My grandfather owned a bookshop in Leicester (Clarke and Satchell) between 1923 and 1963. http://www.le.ac.uk/emoha/news/pdf/issue4.pdf
Because of this, I was brought up in a large rambling house, renovated from slum status (but that's another story) in which every room had a bookcase packed to the ceiling with books.
I learned to pull myself up onto my feet, (at just over two and a half years old, but that's also another story) by hanging onto these bookcases, staring at strange words like Dostoevsky and Shakespeare.
At the age of twelve and thirteen the muted colours of these old, hard back books drew me into wild adventures and the strange world of adult emotion. I would browse the shelves and pull out another cloth bound relic to learn about the inner worlds of Aldous Huxley or Edgar Allen Poe.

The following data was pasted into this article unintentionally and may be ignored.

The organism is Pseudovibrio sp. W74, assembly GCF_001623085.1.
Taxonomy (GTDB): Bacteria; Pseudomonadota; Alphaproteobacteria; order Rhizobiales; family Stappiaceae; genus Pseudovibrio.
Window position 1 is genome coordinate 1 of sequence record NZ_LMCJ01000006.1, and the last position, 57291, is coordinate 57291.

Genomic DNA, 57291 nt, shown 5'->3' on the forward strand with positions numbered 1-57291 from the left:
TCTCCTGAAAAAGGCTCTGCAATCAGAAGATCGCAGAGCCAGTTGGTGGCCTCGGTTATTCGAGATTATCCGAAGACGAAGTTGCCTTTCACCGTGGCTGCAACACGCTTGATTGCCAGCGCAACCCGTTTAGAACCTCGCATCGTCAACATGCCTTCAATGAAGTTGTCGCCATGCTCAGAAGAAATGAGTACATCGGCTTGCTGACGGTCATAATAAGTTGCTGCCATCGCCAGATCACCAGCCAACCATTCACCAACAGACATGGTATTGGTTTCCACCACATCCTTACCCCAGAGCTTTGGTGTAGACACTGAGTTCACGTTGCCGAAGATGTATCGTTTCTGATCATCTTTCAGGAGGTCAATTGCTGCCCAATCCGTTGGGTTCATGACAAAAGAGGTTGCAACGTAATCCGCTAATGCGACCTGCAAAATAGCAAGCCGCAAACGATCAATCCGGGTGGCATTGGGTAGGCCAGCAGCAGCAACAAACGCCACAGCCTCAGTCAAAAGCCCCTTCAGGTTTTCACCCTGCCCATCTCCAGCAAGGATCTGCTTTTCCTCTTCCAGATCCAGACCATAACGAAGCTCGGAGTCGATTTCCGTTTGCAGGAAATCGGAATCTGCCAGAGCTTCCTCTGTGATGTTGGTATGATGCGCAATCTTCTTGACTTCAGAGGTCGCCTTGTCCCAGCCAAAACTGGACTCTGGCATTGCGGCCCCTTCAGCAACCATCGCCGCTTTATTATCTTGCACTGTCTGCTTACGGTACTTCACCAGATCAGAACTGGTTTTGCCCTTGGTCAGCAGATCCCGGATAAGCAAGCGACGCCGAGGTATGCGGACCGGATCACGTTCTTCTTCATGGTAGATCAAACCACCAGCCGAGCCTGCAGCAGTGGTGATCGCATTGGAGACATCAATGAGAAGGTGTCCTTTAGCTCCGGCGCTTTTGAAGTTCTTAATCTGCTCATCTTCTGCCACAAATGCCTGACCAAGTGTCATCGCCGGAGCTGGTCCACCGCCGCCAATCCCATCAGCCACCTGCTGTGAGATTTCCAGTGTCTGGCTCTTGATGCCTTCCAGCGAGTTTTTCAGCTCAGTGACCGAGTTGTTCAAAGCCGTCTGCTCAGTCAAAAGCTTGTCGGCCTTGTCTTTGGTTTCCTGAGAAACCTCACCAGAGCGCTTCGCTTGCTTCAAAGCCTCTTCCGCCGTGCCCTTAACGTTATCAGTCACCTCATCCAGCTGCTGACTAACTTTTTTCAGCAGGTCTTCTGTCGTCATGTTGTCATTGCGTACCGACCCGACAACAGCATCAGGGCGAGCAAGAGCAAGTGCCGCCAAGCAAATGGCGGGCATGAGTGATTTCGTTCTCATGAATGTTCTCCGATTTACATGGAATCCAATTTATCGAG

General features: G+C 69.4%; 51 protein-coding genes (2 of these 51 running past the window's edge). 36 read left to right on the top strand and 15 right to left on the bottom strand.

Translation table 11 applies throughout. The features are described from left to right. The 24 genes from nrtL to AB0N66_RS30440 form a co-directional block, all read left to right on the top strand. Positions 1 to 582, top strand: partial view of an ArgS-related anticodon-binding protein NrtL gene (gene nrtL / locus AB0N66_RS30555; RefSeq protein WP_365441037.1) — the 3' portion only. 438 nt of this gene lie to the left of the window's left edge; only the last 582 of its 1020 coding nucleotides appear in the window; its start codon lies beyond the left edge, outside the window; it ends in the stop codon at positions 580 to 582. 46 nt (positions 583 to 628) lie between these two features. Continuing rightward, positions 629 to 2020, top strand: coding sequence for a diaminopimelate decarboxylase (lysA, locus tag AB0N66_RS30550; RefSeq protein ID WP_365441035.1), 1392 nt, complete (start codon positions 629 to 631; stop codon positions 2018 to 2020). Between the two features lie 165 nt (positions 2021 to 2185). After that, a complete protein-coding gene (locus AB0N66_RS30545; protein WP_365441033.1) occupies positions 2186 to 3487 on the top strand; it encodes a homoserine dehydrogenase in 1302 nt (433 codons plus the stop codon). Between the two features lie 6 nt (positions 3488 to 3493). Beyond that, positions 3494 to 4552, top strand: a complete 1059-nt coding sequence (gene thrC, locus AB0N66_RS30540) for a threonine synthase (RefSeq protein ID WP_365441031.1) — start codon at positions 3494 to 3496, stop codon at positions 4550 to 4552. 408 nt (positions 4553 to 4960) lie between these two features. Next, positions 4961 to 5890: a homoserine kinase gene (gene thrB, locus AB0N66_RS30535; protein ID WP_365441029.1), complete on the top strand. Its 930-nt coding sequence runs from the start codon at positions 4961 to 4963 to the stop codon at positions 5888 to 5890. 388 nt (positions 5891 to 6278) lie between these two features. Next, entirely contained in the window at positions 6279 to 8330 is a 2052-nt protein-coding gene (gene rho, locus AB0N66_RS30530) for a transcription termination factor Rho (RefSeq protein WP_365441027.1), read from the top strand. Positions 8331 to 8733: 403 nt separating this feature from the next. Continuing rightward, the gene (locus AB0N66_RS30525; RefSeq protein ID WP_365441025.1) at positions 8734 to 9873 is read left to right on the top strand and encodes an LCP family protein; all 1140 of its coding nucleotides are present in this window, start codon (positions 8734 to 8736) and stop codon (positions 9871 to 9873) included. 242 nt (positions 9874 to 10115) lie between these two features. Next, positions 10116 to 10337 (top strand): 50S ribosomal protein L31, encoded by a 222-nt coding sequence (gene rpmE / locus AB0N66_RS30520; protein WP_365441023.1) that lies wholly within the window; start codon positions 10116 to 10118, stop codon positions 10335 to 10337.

To my mind writers had the status of gods, all long dead or nearly so, certainly way beyond the reach of mere mortals. New writers, if they existed at all, were gifted, supreme beings. They were probably born with great novelistic ideas already in place, scribbling superbly constructed sentences while sucking on their dummies.
Although I wanted to be a writer when I was young, or a painter, my parents encouraged me to get a proper job. It's not that they didn't want me to write, but they didn't want me to starve or suffer through a lack of income.
To some extent, being surrounded by seriously good quality literature as a youngster ignited my passion for words and stories, but it also held me back, as I believed that to be a writer you had to be a genius to have any chance of being published and read.
The world seems more kindly disposed towards new writers these days, especially as e-publishing takes off. Maybe there’s hope for my stories to appear on bookshelves one day, or at least on tablets of plastic.